“This song, or at least everything except the second verse came together super quick,” explains guitarist and vocalist Aida Mekonnen.

“A sort of transcript of things I saw whilst doom scrolling on Instagram, and sort of framing the song in the context of feeling like you know someone really well only it’s just their internet presence. Obviously not a hot take but still a habitually troubling experience.”

Bearing a song structure of verse, chorus, verse, chorus, bridge, chorus, Number One Fan” presents itself as a strong and clear-cut pop track. But it’s the performative aspect of the music, especially the extremely movement-minimal melody, that leads “Number One Fan” to take on a sense of apathy that its compositional foundation and Forever Honey’s own preferred style, might not otherwise initially project. The supporting chord progression provided by a steadily chugging, reverb-drenched rhythm guitar, mirrors the minimalism of the vocals. The syncopated swing shared between the two parts evoking an amusing similarity to the central motif of Coldplay’s 1999 hit, “Don’t Panic,” which tapped into its own version of pseudo-sonic jadedness with an accompanying catchy pulse.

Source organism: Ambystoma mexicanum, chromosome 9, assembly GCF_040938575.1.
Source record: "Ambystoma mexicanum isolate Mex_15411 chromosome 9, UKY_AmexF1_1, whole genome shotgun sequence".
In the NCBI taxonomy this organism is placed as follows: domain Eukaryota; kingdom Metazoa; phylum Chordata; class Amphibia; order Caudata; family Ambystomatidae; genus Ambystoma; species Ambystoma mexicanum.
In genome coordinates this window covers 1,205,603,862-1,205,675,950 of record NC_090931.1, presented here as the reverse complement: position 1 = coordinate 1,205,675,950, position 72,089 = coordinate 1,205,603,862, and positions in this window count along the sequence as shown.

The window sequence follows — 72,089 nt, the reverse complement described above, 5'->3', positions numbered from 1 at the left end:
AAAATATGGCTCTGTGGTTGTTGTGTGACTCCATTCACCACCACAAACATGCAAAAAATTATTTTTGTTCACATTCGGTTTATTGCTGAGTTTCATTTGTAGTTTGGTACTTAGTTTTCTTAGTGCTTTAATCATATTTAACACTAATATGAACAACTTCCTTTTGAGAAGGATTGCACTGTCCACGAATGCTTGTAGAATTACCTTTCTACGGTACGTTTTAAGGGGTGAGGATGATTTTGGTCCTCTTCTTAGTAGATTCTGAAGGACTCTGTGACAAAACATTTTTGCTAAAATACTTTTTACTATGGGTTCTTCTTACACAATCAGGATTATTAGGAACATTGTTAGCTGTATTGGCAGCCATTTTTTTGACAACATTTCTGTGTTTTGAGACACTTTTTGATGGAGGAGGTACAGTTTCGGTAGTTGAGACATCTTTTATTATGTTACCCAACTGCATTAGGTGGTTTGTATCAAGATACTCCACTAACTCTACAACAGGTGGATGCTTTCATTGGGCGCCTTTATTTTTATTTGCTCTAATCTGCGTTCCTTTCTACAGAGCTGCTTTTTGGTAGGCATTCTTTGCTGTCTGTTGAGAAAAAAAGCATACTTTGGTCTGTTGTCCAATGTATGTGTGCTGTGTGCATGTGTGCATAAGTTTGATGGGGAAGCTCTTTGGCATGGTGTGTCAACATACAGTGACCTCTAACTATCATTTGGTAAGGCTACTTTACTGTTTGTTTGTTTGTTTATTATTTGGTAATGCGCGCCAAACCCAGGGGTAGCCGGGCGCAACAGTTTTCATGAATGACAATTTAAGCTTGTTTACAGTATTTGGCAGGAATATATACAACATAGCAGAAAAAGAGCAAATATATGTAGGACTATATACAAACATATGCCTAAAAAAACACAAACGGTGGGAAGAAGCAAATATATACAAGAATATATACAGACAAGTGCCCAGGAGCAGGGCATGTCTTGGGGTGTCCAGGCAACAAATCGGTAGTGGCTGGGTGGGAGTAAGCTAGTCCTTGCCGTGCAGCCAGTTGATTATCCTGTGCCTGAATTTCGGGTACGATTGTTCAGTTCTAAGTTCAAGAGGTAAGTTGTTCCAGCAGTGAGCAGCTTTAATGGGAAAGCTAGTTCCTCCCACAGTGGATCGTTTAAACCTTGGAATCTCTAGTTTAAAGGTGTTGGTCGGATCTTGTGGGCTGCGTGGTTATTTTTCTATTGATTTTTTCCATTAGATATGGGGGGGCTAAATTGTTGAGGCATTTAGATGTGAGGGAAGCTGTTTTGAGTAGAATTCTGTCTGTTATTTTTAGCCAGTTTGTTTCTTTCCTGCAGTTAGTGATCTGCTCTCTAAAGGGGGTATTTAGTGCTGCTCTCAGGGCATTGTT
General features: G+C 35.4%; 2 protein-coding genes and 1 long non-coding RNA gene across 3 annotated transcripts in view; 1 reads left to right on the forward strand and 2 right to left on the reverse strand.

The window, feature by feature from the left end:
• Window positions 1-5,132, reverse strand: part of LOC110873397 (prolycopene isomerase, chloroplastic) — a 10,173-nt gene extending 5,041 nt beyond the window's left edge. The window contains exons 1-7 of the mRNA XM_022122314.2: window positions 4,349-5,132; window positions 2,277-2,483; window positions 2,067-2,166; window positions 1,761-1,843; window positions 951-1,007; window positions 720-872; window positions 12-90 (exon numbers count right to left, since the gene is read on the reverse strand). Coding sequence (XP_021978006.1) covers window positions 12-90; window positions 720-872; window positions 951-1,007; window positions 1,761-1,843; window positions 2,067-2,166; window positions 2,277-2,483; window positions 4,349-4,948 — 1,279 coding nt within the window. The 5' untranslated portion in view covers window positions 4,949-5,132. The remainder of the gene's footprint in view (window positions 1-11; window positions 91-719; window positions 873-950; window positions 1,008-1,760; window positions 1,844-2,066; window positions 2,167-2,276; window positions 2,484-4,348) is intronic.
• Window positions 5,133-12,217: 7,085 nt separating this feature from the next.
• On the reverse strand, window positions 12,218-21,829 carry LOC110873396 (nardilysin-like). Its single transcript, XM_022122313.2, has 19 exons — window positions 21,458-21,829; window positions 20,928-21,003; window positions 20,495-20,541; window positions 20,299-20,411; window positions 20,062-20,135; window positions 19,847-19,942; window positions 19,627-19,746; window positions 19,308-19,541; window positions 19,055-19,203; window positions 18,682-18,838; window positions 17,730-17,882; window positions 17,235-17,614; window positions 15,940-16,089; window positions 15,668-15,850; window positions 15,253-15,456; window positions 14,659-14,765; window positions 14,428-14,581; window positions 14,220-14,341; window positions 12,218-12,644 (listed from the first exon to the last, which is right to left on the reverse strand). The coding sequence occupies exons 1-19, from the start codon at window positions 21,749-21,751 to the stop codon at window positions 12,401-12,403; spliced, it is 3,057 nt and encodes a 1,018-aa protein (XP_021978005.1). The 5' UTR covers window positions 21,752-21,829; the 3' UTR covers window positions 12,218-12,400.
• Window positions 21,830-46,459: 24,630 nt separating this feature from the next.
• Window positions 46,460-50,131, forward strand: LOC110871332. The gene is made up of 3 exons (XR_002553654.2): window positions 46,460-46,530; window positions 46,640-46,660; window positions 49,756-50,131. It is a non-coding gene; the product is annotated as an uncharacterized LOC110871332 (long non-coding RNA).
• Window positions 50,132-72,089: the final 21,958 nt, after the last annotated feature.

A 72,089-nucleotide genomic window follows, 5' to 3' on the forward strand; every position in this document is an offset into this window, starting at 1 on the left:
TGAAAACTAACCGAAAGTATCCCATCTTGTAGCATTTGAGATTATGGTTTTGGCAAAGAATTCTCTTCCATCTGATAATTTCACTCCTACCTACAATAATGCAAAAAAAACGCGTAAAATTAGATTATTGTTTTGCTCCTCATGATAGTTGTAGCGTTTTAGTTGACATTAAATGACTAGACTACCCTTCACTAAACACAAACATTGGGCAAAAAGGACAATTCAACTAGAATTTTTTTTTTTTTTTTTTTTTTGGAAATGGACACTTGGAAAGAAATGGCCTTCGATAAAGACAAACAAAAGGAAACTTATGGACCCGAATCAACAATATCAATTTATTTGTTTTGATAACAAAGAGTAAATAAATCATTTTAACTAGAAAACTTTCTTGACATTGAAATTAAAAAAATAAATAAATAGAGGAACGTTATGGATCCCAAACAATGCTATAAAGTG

“Number One Fan” isn’t stuck in one melodic or emotional gear however,  and ushers in some rejuvenated energy for the chorus with the introduction of a higher descant harmony vocal floating above the central melody and a livelier part from some sparkling-toned keys and just a touch of complementing melodic accents from the guitar. Additionally, in the very last bar of the verses, right before the instrumentation pivots to the melody of the chorus, Forever Honey lets the subtlest of “pre-chorus”-like build up slip out via Liv Price’s leaping a whole extra two steps from a minor second to a perfect fourth and then down to a third, to end the sung verse phrase, rather than sing the undulating rhythm of the verses, using only minor second intervals. This shift comes and goes in a flash but its brevity pairs perfectly with the reality surrounding the nature satisfaction that social media actually gives, versus what it purports to offer.